Even though players can’t officially sign and join new organizations until Wednesday, March 18 when the new league year officially begins, the legal tampering period kicked off Monday at noon. During that legal tampering period, players can agree to terms with new teams.
With none of the primary free agent quarterbacks agreeing to terms on Monday, we were due for one of these available passers to start the movement…
The Panthers and Teddy Bridgewater are negotiating a 3-year contract in the $60 million range, per source. The deal is not done as they work out details but it is expected to be complete when new league year opens Wednesday.
— Chris Mortensen (@mortreport) March 17, 2020
Teddy Bridgewater joins the new Carolina Panthers coaching staff of Matt Rhule and Joe Brady in Carolina. Brady was with the Saints over the 2017-2018 seasons as an offensive assistant while Bridgewater served as a backup to Drew Brees. Of course, this also signals the upcoming end of Cam Newton’s run with the Panthers. The team announced that he is permitted to seek out a trade, but we’ll address that when Newton finds a new home.
Teddy Bridgewater Career Stats
Bridgewater hasn’t been a full-time starting quarterback since the 2015 season. Working his way back from a devastating knee injury that cost him the entire 2016 season, Bridgewater finally was needed for an extended stretch last season when Brees suffered a thumb injury.
Bridgewater started five games. The Saints posted a 5-0 record with Bridgewater under center, but did have significant offensive decline, losing 5.3 points scored per game and 38.2 total yards per game off their starts with Brees under center. For fantasy, Bridgewater averaged 16.7 points per game, finishing as the QB18 (16.3 points), QB26 (6.5), QB4 (27.3), QB17 (13.6), and QB13 (19.9) in overall scoring those weeks. Pairing that with his first two seasons coming in at QB27 and QB32 in fantasy points per game, there’s not a strong history of consistent high-end fantasy scoring from Bridgewater.
Comparing Bridgewater to what the Panthers got out of Kyle Allen in 2019 using the completion percentage per depth of target took at Sharp Football Stats, you can see both were largely underwhelming. Allen’s sample (489 attempts) is much larger, which masks a bit of Bridgewater’s high marks downfield. He threw just 7.1% of his passes 20-plus yardsbeyond the line of scrimmage, which ranked ahead of just Drew Lock and Jimmy Garoppolo among quarterbacks who attempted at least 100 passes on the season.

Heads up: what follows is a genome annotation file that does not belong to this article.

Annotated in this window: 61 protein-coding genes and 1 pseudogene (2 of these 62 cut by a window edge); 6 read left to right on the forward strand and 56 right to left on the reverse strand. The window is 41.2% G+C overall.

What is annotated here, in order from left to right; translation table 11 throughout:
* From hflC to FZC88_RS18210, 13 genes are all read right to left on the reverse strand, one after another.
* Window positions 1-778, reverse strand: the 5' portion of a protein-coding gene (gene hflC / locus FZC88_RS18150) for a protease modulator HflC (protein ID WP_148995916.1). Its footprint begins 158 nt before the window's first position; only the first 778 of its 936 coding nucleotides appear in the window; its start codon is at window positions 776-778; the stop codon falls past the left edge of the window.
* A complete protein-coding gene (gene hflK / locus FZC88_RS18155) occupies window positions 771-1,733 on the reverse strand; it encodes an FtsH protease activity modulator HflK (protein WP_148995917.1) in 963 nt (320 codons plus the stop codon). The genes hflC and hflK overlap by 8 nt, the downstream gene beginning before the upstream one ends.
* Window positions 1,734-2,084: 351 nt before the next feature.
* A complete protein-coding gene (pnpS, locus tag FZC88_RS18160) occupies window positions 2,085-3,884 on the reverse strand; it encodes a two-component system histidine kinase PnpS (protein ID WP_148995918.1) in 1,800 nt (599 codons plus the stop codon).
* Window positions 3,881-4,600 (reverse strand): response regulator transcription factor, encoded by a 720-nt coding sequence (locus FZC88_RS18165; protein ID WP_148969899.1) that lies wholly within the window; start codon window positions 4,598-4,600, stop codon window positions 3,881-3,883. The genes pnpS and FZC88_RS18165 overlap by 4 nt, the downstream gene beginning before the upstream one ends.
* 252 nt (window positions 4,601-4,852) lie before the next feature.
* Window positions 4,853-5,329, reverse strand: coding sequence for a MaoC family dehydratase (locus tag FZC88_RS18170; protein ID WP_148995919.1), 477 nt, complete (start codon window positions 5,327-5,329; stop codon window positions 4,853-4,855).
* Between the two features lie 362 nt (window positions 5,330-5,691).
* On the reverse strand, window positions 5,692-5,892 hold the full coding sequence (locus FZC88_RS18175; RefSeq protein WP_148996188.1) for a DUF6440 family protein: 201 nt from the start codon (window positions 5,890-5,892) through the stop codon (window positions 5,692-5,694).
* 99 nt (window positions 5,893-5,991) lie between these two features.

Where Bridgewater thrives is in the short area. His 6.1-yard average depth of target and 4.8 air yards per completion were the lowest in the NFL in 2019. That bodes well for Christian McCaffrey to sustain his dominance as a pass catcher. Since entering the league in 2017, only Michael Thomas (378) and DeAndre Hopkins (315) have more receptions than McCaffrey (303).
We just saw D.J. Moore survive subpar quarterback play, posting 87-1,175-4 on 135 targets in his second year at age 22. Moore may still remain a better option in PPR formats if his touchdown numbers can’t be elevated by Bridgewater, but remains a high floor option.
The intriguing player here is Curtis Samuel entering his fourth season. His year three take-off was grounded by just 59.2% of his targets deemed catchable per Pro Football Focus, the lowest rate of any receiver with 100 targets on the season. Samuel was pigeonholed as a downfield target by the previous regime, but his profile coming out of college was more of a Swiss Army Knife. If Rhule and Brady are going to keep him in that archetype of player, he’s not going to thrive with Bridgewater, but can be a yards after the catch creator if the offensive plan is to accentuate what Bridgewater does best near the line of scrimmage. The main issue there is if that would then cut into Moore’s (and Ian Thomas’s) opportunities while also raising the question on how viable do we believe Bridgewater is at sustaining multiple pass catchers in an offense. I would still have Samuel as the third-best passing option with a potentially limited passer.